2005 (1) Tbilisi - Electronic Commerce
Note: This policy statement was issued on the 27th of October 2005 during the 70th CACCI General Council Meeting in Tbilisi, Georgia.
1. Electronic commerce is an increasingly important means of doing business, both within and across national borders.
2. A growing share of consumer, and business, purchasing decisions of goods and services are being made using electronic commerce platforms such as the Internet: consumers in seeking information; business in advertising and marketing; both in ordering and purchasing; and, business in delivering the product or service.
3. Electronic commerce can usefully facilitate cross-border trade by enhancing the value to consumers by offering products and services which are competitively priced and bring the producer and the consumer closer together, thus improving market information, promoting competition in markets, and lowering prices to consumers, whether business or householders.
4. For exporters of goods, electronic commerce can facilitate trade by acting as a platform for advertising and marketing, and the organisation of the delivery of product to the purchaser, whether a business or an individual.
5. Electronic commerce can also facilitate the trade in goods by promoting the simplification and the transparency of customs and other border control procedures, helping to ensure traded goods are able to move more efficiently and safely between nations and across borders.
6. Simplification and transparency could usefully include: promoting publication and on-line availability of customs and other border control information; expanding usage of paperless trading processes to reduce inefficiencies associated with paper documentation; encouraging the application and expansion of advance consignment clearance practices, especially for time sensitive products; and, stimulating the take-up of risk management techniques by border control agencies.
7. Electronic commerce is particularly important for suppliers of services that can be delivered in digital form using information technologies. Prominent examples include: educational services; information/library services; legal services; medical advice; entertainment, such as film and music; accounting, business and financial services; and, architectural and engineering services.
8. Developed, developing and transitional economies can all compete in this global marketplace for the cross-border supply of services: CACCI notes the rise of India, in particular, as a major player in the international outsourcing of digitable and tradeable services.
9. However, creating and retaining competitive advantage requires rigorous systems of information technology infrastructure – both ‘hard infrastructure’ in terms of robust physical communications systems, and ‘soft infrastructure’ in terms of suitable regulatory regimes.
10. Governments are called upon to promote the development of electronic commerce by inter-alia taking the following measures:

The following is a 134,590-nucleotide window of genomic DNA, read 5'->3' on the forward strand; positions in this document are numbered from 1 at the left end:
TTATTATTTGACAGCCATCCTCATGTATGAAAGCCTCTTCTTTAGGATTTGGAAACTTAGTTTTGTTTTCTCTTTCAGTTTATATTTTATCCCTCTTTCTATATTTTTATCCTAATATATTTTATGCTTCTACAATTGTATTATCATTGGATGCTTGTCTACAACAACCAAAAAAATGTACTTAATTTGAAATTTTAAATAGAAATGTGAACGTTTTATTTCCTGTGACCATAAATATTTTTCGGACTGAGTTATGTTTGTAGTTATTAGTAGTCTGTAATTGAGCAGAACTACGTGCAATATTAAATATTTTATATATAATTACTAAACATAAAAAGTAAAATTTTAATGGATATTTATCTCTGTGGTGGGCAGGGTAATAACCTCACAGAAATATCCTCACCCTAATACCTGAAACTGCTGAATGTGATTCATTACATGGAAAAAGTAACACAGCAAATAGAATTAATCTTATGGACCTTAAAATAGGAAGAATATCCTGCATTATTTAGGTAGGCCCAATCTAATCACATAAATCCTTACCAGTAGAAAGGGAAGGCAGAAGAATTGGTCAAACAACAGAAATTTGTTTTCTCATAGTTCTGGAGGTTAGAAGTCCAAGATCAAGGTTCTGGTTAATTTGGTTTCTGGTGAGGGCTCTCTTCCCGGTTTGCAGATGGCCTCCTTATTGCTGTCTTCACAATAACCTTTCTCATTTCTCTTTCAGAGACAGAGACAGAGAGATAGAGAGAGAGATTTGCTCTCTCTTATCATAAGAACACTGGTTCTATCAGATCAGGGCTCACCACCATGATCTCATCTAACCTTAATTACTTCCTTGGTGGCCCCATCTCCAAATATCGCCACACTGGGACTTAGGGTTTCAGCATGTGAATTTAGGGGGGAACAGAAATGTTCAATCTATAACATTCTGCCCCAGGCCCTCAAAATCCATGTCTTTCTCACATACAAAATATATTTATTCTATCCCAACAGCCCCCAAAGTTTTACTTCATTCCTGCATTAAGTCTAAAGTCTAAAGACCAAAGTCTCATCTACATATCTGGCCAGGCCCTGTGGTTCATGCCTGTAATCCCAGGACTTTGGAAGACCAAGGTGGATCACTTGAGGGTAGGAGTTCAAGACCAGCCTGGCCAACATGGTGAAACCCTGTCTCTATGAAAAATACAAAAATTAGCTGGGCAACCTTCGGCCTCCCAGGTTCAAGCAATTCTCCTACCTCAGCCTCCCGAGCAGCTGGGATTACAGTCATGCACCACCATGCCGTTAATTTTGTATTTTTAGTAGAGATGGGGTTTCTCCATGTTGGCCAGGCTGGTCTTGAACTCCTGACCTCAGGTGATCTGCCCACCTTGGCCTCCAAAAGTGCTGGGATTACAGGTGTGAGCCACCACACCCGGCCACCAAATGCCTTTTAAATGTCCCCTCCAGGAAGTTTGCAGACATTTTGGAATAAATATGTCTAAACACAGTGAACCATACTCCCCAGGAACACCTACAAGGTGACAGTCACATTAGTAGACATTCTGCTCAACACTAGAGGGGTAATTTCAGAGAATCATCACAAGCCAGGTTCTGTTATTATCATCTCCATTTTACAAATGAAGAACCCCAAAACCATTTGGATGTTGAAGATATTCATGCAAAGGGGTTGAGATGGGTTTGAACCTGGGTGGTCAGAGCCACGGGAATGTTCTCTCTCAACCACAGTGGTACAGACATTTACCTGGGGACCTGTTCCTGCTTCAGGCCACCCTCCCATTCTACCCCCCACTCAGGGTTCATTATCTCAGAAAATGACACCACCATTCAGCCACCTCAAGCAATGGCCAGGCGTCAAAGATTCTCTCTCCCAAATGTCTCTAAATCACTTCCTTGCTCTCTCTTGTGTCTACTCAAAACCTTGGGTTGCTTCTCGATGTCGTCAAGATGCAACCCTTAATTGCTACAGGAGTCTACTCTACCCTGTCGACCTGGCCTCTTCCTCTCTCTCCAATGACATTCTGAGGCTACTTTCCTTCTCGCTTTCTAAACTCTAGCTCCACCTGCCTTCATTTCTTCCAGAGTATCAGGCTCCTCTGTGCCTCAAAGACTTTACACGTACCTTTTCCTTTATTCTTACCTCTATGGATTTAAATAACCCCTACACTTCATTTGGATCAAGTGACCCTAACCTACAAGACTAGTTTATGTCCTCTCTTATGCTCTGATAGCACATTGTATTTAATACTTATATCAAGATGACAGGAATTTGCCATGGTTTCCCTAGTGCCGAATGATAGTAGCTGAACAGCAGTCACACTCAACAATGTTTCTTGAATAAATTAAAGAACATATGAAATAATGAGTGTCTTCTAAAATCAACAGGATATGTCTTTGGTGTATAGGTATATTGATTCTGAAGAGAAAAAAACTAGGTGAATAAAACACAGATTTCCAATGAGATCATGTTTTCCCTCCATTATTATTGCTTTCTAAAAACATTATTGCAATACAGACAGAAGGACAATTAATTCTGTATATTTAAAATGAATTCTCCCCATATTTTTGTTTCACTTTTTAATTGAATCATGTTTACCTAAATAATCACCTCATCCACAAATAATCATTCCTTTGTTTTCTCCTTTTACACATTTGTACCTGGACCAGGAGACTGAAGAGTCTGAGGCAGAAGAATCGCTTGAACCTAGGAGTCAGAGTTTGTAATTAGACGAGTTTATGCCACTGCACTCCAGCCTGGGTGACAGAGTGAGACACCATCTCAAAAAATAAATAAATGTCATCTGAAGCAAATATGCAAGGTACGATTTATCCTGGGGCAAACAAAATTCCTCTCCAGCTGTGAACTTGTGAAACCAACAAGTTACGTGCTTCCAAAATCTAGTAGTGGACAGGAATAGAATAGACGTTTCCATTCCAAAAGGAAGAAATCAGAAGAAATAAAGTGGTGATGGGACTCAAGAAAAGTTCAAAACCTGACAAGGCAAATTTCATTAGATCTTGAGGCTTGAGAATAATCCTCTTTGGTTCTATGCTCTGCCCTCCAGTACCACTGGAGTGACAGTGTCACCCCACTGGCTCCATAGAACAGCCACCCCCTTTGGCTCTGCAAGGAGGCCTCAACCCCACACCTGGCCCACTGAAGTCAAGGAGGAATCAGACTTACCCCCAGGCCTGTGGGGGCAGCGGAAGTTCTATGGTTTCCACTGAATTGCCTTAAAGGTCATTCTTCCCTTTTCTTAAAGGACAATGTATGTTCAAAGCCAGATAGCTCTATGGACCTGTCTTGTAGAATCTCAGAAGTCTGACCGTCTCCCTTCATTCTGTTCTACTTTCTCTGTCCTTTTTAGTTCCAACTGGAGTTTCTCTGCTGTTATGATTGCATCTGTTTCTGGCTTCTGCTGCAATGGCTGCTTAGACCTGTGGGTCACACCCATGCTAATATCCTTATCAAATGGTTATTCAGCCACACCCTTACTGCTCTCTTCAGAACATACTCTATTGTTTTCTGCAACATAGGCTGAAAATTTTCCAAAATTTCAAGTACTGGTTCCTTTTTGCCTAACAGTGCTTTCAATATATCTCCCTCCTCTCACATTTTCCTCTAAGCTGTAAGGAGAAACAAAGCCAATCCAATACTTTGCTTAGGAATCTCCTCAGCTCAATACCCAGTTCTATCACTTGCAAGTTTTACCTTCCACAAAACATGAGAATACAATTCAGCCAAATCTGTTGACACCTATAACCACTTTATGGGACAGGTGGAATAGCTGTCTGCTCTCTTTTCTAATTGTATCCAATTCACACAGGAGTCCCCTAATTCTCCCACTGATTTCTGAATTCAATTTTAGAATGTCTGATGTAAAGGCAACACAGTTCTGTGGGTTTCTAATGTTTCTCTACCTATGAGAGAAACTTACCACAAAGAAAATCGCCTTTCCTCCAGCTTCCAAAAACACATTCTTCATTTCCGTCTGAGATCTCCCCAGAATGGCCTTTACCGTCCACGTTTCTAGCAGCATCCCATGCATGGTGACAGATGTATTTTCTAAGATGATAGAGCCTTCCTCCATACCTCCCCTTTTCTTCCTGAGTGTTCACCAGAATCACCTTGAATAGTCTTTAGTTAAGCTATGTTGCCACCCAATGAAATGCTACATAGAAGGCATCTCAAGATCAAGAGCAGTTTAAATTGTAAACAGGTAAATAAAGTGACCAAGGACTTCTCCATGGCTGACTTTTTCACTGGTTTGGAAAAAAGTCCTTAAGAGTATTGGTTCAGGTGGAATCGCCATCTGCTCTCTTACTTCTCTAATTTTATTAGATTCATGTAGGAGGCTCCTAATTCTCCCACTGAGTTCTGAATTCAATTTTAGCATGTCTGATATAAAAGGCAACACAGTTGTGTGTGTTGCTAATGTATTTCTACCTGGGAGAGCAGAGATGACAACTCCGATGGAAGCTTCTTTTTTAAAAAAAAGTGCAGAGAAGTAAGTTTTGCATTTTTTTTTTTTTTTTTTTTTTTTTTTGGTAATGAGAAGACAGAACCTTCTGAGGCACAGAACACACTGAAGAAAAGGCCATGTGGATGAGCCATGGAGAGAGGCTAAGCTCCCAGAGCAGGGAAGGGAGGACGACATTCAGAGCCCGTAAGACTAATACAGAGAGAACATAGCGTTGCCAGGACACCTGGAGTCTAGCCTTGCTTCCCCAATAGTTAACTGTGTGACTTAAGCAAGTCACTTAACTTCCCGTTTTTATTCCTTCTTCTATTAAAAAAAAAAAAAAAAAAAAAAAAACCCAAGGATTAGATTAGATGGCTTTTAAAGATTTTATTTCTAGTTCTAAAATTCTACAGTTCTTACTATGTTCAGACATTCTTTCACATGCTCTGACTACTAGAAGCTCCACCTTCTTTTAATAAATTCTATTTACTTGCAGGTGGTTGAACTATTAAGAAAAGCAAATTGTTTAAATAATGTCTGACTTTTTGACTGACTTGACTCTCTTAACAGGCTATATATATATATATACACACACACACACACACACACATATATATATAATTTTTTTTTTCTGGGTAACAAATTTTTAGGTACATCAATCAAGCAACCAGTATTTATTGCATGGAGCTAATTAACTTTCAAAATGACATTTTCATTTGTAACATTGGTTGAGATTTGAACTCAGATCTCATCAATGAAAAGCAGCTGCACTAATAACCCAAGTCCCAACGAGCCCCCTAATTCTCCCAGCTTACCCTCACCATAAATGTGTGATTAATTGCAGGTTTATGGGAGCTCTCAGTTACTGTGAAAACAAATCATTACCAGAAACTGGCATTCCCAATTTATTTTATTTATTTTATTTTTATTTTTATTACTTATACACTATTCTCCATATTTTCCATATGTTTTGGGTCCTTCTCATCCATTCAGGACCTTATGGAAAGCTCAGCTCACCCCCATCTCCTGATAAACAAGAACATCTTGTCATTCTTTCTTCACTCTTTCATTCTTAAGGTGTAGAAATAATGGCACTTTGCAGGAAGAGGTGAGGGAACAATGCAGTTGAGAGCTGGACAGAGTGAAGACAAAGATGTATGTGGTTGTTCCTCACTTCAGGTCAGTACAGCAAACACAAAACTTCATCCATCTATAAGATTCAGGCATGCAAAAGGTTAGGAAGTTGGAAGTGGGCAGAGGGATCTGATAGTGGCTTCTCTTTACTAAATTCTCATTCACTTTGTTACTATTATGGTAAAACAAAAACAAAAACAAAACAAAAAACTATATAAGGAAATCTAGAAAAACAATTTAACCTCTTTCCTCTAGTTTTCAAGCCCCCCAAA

a. Provide a sufficient, consistent, and transparent legal framework, as well as appropriate standards, rules and regulations for implementation;
b. Develop physical and social infrastructure conducive to Ecommerce development. This would include promotion of both hardware and software industries, and assistance to SMEs. In this respect, the role of public-private partnership is increasingly important.
c. Develop training in related technology fields as well as language training, especially for SMEs;
d. Disseminate information about recent developments both domestic and international; and
e. Alleviate potential drawbacks arising out of E commerce, such as assuring the protection of consumers’ data.
11. The private sector must continue to be the leading player in the development of E commerce. The private sector should pursue, inter alia, such measures as follows:
a. Promote investment and R&D for development of both hard and software infrastructure;
b. Provide inputs to governments for appropriate laws, regulations, and standards;
c. Promote training and exchange of information.
12. In addition to the preceding paragraph, chambers of commerce could assist SMEs by such measures as:
a. Promote training in technology and language skills for their members;
b. Create a national internet network for members as well as facilitating networking with other CACCI members;
c. Recommend to governments appropriate proposals for the regulatory framework.
13. CACCI firmly believes the facilitation of cross border trade will be greatly enhanced by maintaining minimal standard and proactive approaches to regulation, and continuing to observe commitments made during the Geneva WTO Ministerial in 1998 not to apply duties to electronically traded goods and services.
14. Developed countries can assist developing countries to better access the global electronic marketplace through more liberal access to their markets, and targeted aid programs that help developing countries build their capacities, especially in English language training (the lingua franca of the Internet) and the creation of essential infrastructures.
15. National consumer protection, digital signature and electronic transaction laws are integral to building confidence in electronic commerce as a means for facilitating cross-border trade and commerce. CACCI believes global best-practice guidance could usefully be developed through appropriate multilateral consultative processes, taking into account the capacities and needs of all parties.
16. This Statement should be read in conjunction with the CACCI Statement on Electronic Commerce, issued from the 18th CACCI Conference held in Ho Chi Minh City, Vietnam between 30 November and 1 December 2000.